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The benefits of cloud computing are certain. As companies move forward with their strategies to access these benefits, an effective cloud security strategy becomes essential. Accenture identifies five key principles for crafting a security strategy for the cloud.
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The cloud is a fast-moving target that will look very different in six months. It is clear, however, that companies are already reaping game-changing benefits by using the cloud to, for example, improve time to market or quickly scale their capacity demands up or down. And many are doing so in a controlled and secure way, either using the cloud provider’s services or supplementing those services in-house.
Indeed, the cloud represents a fresh chance for organizations to rethink their approach to information security, moving from a reactive and bottom-up approach to one that is top-down, with a security framework that is understood, set and supported by management.
Based on Accenture’s experience working with the providers and clients breaking ground in the cloud, we recommend five principles for crafting an effective cloud security strategy.
Know your appetite for data privacy and security risk. Legal and regulatory issues are amplified in a cloud setting, and can involve the handling of an incident, protecting individual data privacy or collecting evidence. As first step, it is essential to distinguish between data privacy and security.
Expect to share responsibility. It is crucial to clarify the roles of the data owner, cloud provider and systems integrator, if applicable, in delivering legally compliant solutions.
Demand transparency and accountability from cloud providers. If data owners cannot win a reasonable amount of transparency and accountability from cloud providers, they should walk away from the negotiating table.
Use the cloud to solve identity and access management issues. Companies want one view of users and applications, regardless of whether they reside on the cloud or on their own premises.
Design solutions that address the risk. In the near term, many companies will select hybrid clouds as a bridge solution waiting for the industry to mature, and data privacy and compliance features to be standardized. However, public cloud vendors have a great incentive to provide the data security and privacy controls that companies need in order to move mission-critical applications into the cloud.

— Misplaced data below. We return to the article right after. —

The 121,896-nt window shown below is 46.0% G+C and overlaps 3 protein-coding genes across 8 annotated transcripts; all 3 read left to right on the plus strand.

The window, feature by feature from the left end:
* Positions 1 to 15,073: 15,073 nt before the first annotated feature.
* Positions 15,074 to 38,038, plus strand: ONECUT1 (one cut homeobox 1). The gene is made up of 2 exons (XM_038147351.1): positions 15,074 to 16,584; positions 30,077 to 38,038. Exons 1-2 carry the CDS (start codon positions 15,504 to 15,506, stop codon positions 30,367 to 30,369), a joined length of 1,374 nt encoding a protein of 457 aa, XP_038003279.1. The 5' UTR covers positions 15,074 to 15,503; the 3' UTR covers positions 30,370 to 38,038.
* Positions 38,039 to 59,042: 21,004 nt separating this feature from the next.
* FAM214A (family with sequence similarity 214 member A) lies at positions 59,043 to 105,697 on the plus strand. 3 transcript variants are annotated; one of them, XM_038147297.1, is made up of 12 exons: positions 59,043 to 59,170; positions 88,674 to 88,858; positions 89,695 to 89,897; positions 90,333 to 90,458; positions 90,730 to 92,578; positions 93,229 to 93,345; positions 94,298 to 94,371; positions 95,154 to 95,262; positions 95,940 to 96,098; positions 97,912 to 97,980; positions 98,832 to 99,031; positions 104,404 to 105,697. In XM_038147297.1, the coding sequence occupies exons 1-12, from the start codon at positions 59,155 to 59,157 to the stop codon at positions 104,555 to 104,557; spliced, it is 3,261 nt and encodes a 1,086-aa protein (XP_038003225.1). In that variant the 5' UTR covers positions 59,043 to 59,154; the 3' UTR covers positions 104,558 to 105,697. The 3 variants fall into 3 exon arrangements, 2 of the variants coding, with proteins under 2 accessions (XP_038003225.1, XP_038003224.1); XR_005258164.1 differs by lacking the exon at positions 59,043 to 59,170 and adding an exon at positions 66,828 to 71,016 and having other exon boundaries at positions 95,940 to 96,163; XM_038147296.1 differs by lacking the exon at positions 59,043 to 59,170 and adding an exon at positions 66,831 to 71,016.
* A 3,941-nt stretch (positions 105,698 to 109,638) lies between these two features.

There are clear benefits to highly elastic, scalable, on-demand computing power and an ecosystem of providers eager to meet the needs of large enterprises. Enterprises have to determine which data and applications make the most sense for the public cloud and which require a different solution, such as a hybrid pass-through of data into the cloud for number-crunching and then back to a private data center for storage.
As with any technological solution, companies need to understand the risks associated with multi-tenancy in the cloud, develop a risk management framework for security and data governance, and then design solutions to address the risks.
Companies considering the cloud should keep these final thoughts in mind as they move forward:
Study data privacy laws to ensure that none are violated. Think twice—at least in 2011—before putting consumer data in the cloud.
Bring the right people (privacy, IT, security, corporate governance, legal) to the table when cloud decisions are being made.
Do not allow any ad-hoc cloud computing. Require business units to follow standardized enterprise-wide rules.
Read a cloud provider’s terms of service, and then read them again.
Accenture is also working with cloud providers to help them understand the regulatory environment affecting their potential client base. These efforts are bearing fruit, and more cloud providers are now providing the transparency and controls demanded by data owners.
Learn how Accenture is helping organizations solve cloud security challenges.
July 20, 2011
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